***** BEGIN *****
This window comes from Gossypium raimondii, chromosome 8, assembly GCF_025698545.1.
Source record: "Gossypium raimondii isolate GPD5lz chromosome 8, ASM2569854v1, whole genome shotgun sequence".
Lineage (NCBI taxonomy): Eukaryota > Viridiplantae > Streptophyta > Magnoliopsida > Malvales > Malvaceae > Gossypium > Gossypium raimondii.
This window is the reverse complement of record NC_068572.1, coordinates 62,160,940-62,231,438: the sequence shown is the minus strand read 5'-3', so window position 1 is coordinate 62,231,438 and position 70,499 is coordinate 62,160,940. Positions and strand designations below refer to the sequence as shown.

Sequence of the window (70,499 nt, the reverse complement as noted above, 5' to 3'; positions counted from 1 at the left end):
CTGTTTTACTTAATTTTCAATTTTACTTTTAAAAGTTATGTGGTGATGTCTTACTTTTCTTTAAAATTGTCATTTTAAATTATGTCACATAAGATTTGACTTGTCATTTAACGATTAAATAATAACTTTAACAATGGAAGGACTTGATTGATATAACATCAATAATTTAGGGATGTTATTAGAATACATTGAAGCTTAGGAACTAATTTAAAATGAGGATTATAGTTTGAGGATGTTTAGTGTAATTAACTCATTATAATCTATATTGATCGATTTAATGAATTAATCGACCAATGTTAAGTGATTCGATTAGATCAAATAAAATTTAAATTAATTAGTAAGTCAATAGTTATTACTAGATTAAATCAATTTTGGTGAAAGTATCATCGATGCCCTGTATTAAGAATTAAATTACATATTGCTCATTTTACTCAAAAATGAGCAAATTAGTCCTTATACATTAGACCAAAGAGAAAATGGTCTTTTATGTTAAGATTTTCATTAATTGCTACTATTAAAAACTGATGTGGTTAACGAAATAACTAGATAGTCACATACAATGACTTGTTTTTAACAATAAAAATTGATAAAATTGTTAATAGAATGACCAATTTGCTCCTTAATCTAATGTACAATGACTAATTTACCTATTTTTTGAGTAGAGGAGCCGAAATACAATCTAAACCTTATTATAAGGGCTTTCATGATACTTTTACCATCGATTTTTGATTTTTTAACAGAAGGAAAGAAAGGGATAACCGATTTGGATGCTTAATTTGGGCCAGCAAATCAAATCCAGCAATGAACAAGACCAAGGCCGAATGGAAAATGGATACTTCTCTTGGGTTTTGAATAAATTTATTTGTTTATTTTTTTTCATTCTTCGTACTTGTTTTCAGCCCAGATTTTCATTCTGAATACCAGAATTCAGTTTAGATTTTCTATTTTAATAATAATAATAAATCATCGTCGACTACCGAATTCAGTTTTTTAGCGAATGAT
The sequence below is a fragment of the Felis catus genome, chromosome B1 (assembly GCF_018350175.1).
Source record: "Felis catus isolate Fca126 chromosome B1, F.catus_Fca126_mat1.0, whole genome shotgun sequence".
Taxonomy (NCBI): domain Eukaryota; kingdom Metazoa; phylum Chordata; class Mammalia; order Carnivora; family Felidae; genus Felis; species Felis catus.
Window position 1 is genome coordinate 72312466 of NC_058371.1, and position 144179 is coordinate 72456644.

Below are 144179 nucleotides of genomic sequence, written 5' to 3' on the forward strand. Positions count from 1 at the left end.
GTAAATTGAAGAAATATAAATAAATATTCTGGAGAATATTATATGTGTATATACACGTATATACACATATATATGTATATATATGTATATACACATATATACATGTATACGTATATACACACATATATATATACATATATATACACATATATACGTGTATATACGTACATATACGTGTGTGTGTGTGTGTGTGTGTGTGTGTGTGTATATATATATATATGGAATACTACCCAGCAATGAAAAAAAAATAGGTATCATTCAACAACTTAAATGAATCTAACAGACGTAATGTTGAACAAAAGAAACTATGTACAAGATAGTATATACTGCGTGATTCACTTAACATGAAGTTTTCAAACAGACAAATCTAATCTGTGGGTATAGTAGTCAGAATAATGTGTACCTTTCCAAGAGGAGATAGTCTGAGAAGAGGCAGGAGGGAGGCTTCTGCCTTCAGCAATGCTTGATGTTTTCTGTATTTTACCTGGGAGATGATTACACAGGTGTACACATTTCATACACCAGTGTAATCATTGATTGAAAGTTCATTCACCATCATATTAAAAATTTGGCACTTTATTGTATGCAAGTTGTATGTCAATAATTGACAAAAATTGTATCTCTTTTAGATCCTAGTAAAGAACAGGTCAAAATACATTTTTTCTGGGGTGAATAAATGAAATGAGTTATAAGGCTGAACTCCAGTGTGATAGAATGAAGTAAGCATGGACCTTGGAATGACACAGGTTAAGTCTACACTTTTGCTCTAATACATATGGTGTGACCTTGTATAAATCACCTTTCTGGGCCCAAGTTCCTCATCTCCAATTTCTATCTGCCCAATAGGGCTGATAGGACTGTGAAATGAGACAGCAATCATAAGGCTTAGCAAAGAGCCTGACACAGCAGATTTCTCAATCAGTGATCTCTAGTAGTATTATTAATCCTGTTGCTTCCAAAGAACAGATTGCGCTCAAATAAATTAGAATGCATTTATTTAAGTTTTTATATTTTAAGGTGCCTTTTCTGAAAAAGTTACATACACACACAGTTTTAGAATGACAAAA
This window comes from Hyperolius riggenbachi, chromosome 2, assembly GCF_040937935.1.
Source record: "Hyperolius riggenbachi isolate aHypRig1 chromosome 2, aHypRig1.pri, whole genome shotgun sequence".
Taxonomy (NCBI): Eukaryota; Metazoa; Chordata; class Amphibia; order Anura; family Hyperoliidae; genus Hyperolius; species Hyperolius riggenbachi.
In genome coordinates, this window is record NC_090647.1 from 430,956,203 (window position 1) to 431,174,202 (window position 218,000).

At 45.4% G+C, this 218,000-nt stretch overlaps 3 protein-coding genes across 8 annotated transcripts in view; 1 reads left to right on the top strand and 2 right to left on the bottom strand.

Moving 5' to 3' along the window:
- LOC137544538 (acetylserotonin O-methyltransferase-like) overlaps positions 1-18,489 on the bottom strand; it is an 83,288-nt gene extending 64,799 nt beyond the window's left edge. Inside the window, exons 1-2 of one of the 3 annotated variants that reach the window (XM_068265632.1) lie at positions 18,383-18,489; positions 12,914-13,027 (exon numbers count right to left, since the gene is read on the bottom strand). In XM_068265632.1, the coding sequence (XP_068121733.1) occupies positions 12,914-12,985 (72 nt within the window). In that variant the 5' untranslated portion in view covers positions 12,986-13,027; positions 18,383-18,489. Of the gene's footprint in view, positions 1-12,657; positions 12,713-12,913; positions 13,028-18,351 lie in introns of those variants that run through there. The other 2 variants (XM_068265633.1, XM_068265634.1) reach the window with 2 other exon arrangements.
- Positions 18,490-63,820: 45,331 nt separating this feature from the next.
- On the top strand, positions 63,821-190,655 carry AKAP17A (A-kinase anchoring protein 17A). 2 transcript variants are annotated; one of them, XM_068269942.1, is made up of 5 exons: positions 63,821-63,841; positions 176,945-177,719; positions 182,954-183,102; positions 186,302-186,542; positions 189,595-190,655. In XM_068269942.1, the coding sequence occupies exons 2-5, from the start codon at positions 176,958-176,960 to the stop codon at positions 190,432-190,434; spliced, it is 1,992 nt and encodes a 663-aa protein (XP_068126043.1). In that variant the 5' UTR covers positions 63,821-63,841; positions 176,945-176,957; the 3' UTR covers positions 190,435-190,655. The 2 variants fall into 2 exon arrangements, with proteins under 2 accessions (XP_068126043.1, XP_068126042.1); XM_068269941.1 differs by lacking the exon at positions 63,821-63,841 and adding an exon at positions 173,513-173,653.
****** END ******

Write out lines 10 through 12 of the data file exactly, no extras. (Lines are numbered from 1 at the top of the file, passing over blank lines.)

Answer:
Window position 1 is genome coordinate 72312466 of NC_058371.1, and position 144179 is coordinate 72456644.

Below are 144179 nucleotides of genomic sequence, written 5' to 3' on the forward strand. Positions count from 1 at the left end.
GTAAATTGAAGAAATATAAATAAATATTCTGGAGAATATTATATGTGTATATACACGTATATACACATATATATGTATATATATGTATATACACATATATACATGTATACGTATATACACACATATATATATACATATATATACACATATATACGTGTATATACGTACATATACGTGTGTGTGTGTGTGTGTGTGTGTGTGTGTGTATATATATATATATGGAATACTACCCAGCAATGAAAAAAAAATAGGTATCATTCAACAACTTAAATGAATCTAACAGACGTAATGTTGAACAAAAGAAACTATGTACAAGATAGTATATACTGCGTGATTCACTTAACATGAAGTTTTCAAACAGACAAATCTAATCTGTGGGTATAGTAGTCAGAATAATGTGTACCTTTCCAAGAGGAGATAGTCTGAGAAGAGGCAGGAGGGAGGCTTCTGCCTTCAGCAATGCTTGATGTTTTCTGTATTTTACCTGGGAGATGATTACACAGGTGTACACATTTCATACACCAGTGTAATCATTGATTGAAAGTTCATTCACCATCATATTAAAAATTTGGCACTTTATTGTATGCAAGTTGTATGTCAATAATTGACAAAAATTGTATCTCTTTTAGATCCTAGTAAAGAACAGGTCAAAATACATTTTTTCTGGGGTGAATAAATGAAATGAGTTATAAGGCTGAACTCCAGTGTGATAGAATGAAGTAAGCATGGACCTTGGAATGACACAGGTTAAGTCTACACTTTTGCTCTAATACATATGGTGTGACCTTGTATAAATCACCTTTCTGGGCCCAAGTTCCTCATCTCCAATTTCTATCTGCCCAATAGGGCTGATAGGACTGTGAAATGAGACAGCAATCATAAGGCTTAGCAAAGAGCCTGACACAGCAGATTTCTCAATCAGTGATCTCTAGTAGTATTATTAATCCTGTTGCTTCCAAAGAACAGATTGCGCTCAAATAAATTAGAATGCATTTATTTAAGTTTTTATATTTTAAGGTGCCTTTTCTGAAAAAGTTACATACACACACAGTTTTAGAATGACAAAA